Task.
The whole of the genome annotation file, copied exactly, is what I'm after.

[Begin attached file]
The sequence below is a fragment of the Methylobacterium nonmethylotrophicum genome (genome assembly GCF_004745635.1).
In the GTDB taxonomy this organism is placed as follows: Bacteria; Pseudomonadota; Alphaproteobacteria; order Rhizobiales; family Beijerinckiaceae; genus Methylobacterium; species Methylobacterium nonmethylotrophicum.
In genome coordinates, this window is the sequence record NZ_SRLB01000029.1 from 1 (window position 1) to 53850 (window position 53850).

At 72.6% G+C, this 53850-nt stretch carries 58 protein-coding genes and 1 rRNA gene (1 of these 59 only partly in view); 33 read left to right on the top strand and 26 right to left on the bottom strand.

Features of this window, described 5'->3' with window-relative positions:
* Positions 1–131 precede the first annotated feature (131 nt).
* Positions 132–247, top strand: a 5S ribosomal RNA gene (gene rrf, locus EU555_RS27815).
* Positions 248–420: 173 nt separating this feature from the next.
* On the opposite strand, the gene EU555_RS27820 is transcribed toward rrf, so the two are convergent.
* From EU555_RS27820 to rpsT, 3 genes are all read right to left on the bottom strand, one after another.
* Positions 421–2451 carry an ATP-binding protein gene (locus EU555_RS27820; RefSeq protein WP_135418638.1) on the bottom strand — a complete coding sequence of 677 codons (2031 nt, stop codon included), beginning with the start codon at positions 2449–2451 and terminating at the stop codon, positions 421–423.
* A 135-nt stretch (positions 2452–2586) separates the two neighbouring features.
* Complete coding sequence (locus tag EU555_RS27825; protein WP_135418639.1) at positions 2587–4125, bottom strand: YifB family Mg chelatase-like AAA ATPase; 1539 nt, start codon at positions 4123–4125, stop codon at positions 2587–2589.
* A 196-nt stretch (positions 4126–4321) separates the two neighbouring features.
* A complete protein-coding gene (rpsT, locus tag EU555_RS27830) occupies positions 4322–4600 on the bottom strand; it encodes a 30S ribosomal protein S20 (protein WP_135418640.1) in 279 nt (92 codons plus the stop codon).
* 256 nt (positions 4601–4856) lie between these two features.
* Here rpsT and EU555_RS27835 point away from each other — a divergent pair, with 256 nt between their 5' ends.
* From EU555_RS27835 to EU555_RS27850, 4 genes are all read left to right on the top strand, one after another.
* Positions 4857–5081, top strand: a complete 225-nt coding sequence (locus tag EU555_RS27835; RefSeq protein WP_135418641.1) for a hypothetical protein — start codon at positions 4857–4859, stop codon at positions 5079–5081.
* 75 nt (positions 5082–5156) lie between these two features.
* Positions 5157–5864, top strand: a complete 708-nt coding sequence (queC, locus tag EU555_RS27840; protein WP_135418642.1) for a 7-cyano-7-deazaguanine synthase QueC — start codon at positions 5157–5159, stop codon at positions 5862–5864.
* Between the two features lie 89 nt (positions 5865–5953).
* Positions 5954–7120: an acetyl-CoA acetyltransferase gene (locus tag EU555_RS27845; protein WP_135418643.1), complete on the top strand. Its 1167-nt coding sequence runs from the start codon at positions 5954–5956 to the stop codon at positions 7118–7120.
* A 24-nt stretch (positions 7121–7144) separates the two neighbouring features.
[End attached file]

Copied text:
The sequence below is a fragment of the Methylobacterium nonmethylotrophicum genome (genome assembly GCF_004745635.1).
In the GTDB taxonomy this organism is placed as follows: Bacteria; Pseudomonadota; Alphaproteobacteria; order Rhizobiales; family Beijerinckiaceae; genus Methylobacterium; species Methylobacterium nonmethylotrophicum.
In genome coordinates, this window is the sequence record NZ_SRLB01000029.1 from 1 (window position 1) to 53850 (window position 53850).

At 72.6% G+C, this 53850-nt stretch carries 58 protein-coding genes and 1 rRNA gene (1 of these 59 only partly in view); 33 read left to right on the top strand and 26 right to left on the bottom strand.

Features of this window, described 5'->3' with window-relative positions:
* Positions 1–131 precede the first annotated feature (131 nt).
* Positions 132–247, top strand: a 5S ribosomal RNA gene (gene rrf, locus EU555_RS27815).
* Positions 248–420: 173 nt separating this feature from the next.
* On the opposite strand, the gene EU555_RS27820 is transcribed toward rrf, so the two are convergent.
* From EU555_RS27820 to rpsT, 3 genes are all read right to left on the bottom strand, one after another.
* Positions 421–2451 carry an ATP-binding protein gene (locus EU555_RS27820; RefSeq protein WP_135418638.1) on the bottom strand — a complete coding sequence of 677 codons (2031 nt, stop codon included), beginning with the start codon at positions 2449–2451 and terminating at the stop codon, positions 421–423.
* A 135-nt stretch (positions 2452–2586) separates the two neighbouring features.
* Complete coding sequence (locus tag EU555_RS27825; protein WP_135418639.1) at positions 2587–4125, bottom strand: YifB family Mg chelatase-like AAA ATPase; 1539 nt, start codon at positions 4123–4125, stop codon at positions 2587–2589.
* A 196-nt stretch (positions 4126–4321) separates the two neighbouring features.
* A complete protein-coding gene (rpsT, locus tag EU555_RS27830) occupies positions 4322–4600 on the bottom strand; it encodes a 30S ribosomal protein S20 (protein WP_135418640.1) in 279 nt (92 codons plus the stop codon).
* 256 nt (positions 4601–4856) lie between these two features.
* Here rpsT and EU555_RS27835 point away from each other — a divergent pair, with 256 nt between their 5' ends.
* From EU555_RS27835 to EU555_RS27850, 4 genes are all read left to right on the top strand, one after another.
* Positions 4857–5081, top strand: a complete 225-nt coding sequence (locus tag EU555_RS27835; RefSeq protein WP_135418641.1) for a hypothetical protein — start codon at positions 4857–4859, stop codon at positions 5079–5081.
* 75 nt (positions 5082–5156) lie between these two features.
* Positions 5157–5864, top strand: a complete 708-nt coding sequence (queC, locus tag EU555_RS27840; protein WP_135418642.1) for a 7-cyano-7-deazaguanine synthase QueC — start codon at positions 5157–5159, stop codon at positions 5862–5864.
* Between the two features lie 89 nt (positions 5865–5953).
* Positions 5954–7120: an acetyl-CoA acetyltransferase gene (locus tag EU555_RS27845; protein WP_135418643.1), complete on the top strand. Its 1167-nt coding sequence runs from the start codon at positions 5954–5956 to the stop codon at positions 7118–7120.
* A 24-nt stretch (positions 7121–7144) separates the two neighbouring features.